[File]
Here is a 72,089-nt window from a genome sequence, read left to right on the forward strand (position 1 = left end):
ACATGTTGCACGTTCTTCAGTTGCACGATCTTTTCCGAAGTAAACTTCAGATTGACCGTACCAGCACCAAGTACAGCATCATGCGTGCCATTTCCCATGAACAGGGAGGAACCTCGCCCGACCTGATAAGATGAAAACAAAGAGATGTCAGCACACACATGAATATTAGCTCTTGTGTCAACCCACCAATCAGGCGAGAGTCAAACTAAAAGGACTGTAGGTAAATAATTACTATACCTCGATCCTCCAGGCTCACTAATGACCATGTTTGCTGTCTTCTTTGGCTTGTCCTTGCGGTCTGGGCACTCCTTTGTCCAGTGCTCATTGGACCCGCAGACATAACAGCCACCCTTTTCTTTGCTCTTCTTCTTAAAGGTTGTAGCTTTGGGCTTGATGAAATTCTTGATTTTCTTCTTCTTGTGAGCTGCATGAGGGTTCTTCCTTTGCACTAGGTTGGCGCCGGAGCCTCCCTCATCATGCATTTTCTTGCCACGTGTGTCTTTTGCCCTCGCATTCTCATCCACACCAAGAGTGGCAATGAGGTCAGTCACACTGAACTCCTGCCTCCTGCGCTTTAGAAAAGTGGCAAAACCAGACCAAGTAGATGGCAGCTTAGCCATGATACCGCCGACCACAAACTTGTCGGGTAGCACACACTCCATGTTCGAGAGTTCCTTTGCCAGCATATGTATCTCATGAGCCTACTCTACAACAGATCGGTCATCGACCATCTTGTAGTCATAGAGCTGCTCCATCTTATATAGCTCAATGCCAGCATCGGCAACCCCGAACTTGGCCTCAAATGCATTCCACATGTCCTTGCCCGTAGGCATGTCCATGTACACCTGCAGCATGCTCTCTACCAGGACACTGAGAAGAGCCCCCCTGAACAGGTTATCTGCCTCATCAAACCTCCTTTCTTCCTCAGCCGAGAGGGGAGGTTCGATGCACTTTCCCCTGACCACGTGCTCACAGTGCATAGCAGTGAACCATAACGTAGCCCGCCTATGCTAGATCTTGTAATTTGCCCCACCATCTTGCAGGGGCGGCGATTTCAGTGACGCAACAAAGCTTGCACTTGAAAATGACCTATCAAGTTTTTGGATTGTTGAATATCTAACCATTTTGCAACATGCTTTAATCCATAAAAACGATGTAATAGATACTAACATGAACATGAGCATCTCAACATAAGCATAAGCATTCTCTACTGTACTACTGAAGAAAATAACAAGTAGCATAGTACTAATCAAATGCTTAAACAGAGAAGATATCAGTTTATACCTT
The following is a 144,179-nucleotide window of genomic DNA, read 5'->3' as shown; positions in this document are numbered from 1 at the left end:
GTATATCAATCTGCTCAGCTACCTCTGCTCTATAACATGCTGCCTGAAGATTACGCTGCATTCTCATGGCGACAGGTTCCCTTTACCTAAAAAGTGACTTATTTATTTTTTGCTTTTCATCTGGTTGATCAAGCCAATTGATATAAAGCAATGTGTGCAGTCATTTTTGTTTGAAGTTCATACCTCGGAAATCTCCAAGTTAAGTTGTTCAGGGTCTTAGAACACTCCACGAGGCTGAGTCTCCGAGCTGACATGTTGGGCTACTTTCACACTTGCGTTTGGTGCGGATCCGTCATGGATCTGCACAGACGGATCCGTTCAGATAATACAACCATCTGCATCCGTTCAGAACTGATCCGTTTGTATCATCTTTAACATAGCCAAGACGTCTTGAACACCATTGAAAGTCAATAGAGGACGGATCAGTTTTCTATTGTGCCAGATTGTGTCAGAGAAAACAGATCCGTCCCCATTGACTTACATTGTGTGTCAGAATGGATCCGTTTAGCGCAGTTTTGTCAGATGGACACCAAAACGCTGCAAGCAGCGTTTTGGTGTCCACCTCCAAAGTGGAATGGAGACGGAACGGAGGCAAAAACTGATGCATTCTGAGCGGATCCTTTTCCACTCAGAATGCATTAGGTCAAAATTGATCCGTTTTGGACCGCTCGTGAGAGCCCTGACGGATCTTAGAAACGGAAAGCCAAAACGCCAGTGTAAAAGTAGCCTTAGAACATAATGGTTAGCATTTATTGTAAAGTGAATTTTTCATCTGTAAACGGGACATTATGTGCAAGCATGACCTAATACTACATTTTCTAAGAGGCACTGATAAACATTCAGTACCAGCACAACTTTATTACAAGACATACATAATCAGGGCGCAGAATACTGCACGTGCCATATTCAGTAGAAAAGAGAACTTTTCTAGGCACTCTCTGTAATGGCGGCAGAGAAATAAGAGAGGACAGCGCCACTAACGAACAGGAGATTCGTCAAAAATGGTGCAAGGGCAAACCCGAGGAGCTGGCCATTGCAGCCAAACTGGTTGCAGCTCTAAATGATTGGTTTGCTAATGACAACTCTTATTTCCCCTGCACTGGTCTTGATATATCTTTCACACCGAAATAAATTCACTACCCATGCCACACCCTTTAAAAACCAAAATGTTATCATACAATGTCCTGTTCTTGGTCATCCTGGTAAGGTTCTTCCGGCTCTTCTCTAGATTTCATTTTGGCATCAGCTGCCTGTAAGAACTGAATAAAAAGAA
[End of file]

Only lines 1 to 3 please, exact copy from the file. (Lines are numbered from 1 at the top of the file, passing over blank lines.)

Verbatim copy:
Here is a 72,089-nt window from a genome sequence, read left to right on the forward strand (position 1 = left end):
ACATGTTGCACGTTCTTCAGTTGCACGATCTTTTCCGAAGTAAACTTCAGATTGACCGTACCAGCACCAAGTACAGCATCATGCGTGCCATTTCCCATGAACAGGGAGGAACCTCGCCCGACCTGATAAGATGAAAACAAAGAGATGTCAGCACACACATGAATATTAGCTCTTGTGTCAACCCACCAATCAGGCGAGAGTCAAACTAAAAGGACTGTAGGTAAATAATTACTATACCTCGATCCTCCAGGCTCACTAATGACCATGTTTGCTGTCTTCTTTGGCTTGTCCTTGCGGTCTGGGCACTCCTTTGTCCAGTGCTCATTGGACCCGCAGACATAACAGCCACCCTTTTCTTTGCTCTTCTTCTTAAAGGTTGTAGCTTTGGGCTTGATGAAATTCTTGATTTTCTTCTTCTTGTGAGCTGCATGAGGGTTCTTCCTTTGCACTAGGTTGGCGCCGGAGCCTCCCTCATCATGCATTTTCTTGCCACGTGTGTCTTTTGCCCTCGCATTCTCATCCACACCAAGAGTGGCAATGAGGTCAGTCACACTGAACTCCTGCCTCCTGCGCTTTAGAAAAGTGGCAAAACCAGACCAAGTAGATGGCAGCTTAGCCATGATACCGCCGACCACAAACTTGTCGGGTAGCACACACTCCATGTTCGAGAGTTCCTTTGCCAGCATATGTATCTCATGAGCCTACTCTACAACAGATCGGTCATCGACCATCTTGTAGTCATAGAGCTGCTCCATCTTATATAGCTCAATGCCAGCATCGGCAACCCCGAACTTGGCCTCAAATGCATTCCACATGTCCTTGCCCGTAGGCATGTCCATGTACACCTGCAGCATGCTCTCTACCAGGACACTGAGAAGAGCCCCCCTGAACAGGTTATCTGCCTCATCAAACCTCCTTTCTTCCTCAGCCGAGAGGGGAGGTTCGATGCACTTTCCCCTGACCACGTGCTCACAGTGCATAGCAGTGAACCATAACGTAGCCCGCCTATGCTAGATCTTGTAATTTGCCCCACCATCTTGCAGGGGCGGCGATTTCAGTGACGCAACAAAGCTTGCACTTGAAAATGACCTATCAAGTTTTTGGATTGTTGAATATCTAACCATTTTGCAACATGCTTTAATCCATAAAAACGATGTAATAGATACTAACATGAACATGAGCATCTCAACATAAGCATAAGCATTCTCTACTGTACTACTGAAGAAAATAACAAGTAGCATAGTACTAATCAAATGCTTAAACAGAGAAGATATCAGTTTATACCTT
The following is a 144,179-nucleotide window of genomic DNA, read 5'->3' as shown; positions in this document are numbered from 1 at the left end: